By Pamela Hickein, Creator of TweedleWink and Wink



Here’s a question that many new parents sometimes ask soon after attending TweedleWink lessons with their child:

QUESTION: Why teach children about seemingly complex concepts like fractals, the Fibonacci Sequence, and the Golden Ratio? Isn’t it better to wait a bit longer until they are older and can comprehend these concepts more consciously?
ANSWER: The right brain observes and records patterns quickly. Fractals, ratios and spirals are all just patterns. If your child has studied a leaf up close, or climbed a tree, or walked in a garden and sat down to look at how sprouts grow and develop, they’ve already seen the Fibonacci sequence in action. Our lessons only isolate and highlight the formula.

Much of what we see around us is based on patterns.

When children "see" these patterns early in life, it makes an impact. The subconscious builds an image library. When the conscious mind is developed enough, and creatively free to connect to it -- EUREKA! Amazing things can happen.


The family of eleven-year-old Aidan wanted to install a solar panel system to help power their Long Island house. But after conducting some preliminary research, they realized that their yard was too small, and their roof just wasn’t suitable.

One cold day, Aidan was staring at bare tree branches when he observed that although all trees are naturally unique and different, there was a certain similarity to their branch patterns. He wondered what struck this chord of similarity in his observation.

His parents encouraged him to research the subject.

In some Google searches that he performed, he found out that a mathematical concept called the Fibonacci number sequence underlies the arrangement of tree branches.

Then in a separate (but inspired) observation, Aidan realized there would be enough room for a tree to grow and thrive -- IF ONE HAD BEEN THERE -- in their small but open back yard.

So if a tree could gather enough sunlight to "power" its existence in the limited yard space, why couldn’t solar panels work?

Perhaps, Aidan postulated, trees arranged their branches in such a way so as to maximize their collection of sunlight. If he used the Fibonacci sequence to imitate nature’s tree design -- with solar panels standing-in for branches and leaves -- maybe a solar structure could fit into his family’s small yard, look aesthetically pleasing -- AND power the house.

He did chores to earn money to buy about $75 worth of materials. With help from his father -- and after many mistakes -- Aidan produced two models with which to run some tests: a traditional flat-panel solar array, and a tree-shaped solar collector designed to mimic the branches and leaves arrangement of an oak tree.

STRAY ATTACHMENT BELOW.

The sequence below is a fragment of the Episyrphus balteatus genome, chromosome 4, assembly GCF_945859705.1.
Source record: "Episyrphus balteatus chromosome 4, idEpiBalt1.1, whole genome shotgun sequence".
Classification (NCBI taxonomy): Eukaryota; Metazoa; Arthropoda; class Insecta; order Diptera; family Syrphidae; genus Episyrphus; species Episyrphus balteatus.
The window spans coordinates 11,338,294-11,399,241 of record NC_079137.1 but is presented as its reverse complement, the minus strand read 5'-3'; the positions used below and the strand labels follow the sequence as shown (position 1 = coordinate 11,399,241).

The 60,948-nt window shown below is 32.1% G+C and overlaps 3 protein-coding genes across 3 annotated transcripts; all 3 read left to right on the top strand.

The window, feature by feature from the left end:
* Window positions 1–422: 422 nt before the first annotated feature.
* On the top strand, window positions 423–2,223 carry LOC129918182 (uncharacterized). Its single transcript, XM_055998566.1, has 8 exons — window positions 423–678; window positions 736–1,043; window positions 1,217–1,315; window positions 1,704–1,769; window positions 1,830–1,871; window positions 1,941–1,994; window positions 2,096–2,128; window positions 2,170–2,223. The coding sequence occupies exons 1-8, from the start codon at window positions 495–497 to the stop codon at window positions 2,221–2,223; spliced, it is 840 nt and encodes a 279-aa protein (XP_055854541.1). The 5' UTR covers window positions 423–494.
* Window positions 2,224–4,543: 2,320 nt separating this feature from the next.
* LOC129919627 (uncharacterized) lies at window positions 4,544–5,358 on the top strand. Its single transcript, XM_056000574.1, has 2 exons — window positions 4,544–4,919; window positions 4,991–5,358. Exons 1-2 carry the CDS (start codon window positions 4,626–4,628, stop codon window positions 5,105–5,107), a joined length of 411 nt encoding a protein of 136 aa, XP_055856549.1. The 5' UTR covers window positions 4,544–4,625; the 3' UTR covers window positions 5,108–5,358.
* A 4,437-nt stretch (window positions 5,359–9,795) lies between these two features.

Over the course of several months, he measured the output data from both models. To his delight, the solar panels with a tree structure’s pattern arrangement mimicking the Fibonacci number sequence had an overall output higher than the typical flat arrangement of the same number of solar panels.

Exuberant, he submitted his results to the Young Naturalist Awards, a national contest run by the American Museum of Natural History. And he won!

This is a true story, and was reported by Sophia Hollander in the Wall Street Journal in a feature she did on Aidan, published in January, 2012.


(1) The right brain learns best through curiosity-driven passionate learning.

(2) All images taken in, beginning from a VERY EARLY AGE, become a part of a vast mental library that the right brain utilizes and accesses subconsciously when working with design, invention and creative problem solving.

(3) For young children, flashcards and ample nature walks provide wonderful opportunities to create a high-quality mental library.

(4) As your child grows and develops, they will continue to crave information. That is, they will continue to crave the LEARNING PROCESS! The internet (in proper, supervised moderation) provides visual images to a right-brain mind quickly -- responding to its need for fast input.

(5) Nature provides rest, solace, energy recharge and... inspiration for the right brain!

Happy learning!



TweedleWink is an American right brain early learning program that takes advantage of your child’s "absorbent mind" stage when your child is already functioning primarily in the "right brain" learning state -- the state where your child can absorb vast quantities of knowledge, and has natural access to his or her emotional and creative potential. We combine this right brain approach with the principles inspired by early childhood educator Maria Montessori -- that of respecting your child’s natural and enthusiastic desire to learn.

TweedleWink Right Brain Kids is our center where we offer a daily preschool program and weekly training sessions presented by specially trained TweedleWink teachers in an atmosphere of happiness and respect.

At TweedleWink, we look to your child’s future. Build your child’s future NOW with TweedleWink!

To find out more about a TweedleWink Learning Center in the Kuala Lumpur area, call 03-7710 1090.

About the author: Pamela Hickein, a mother of four, is the author of Right Brain Education: Changing the World One Heart at a Time, and the creator of TweedleWink™ and Wink International Right Brain Learning Centers, products and training programs.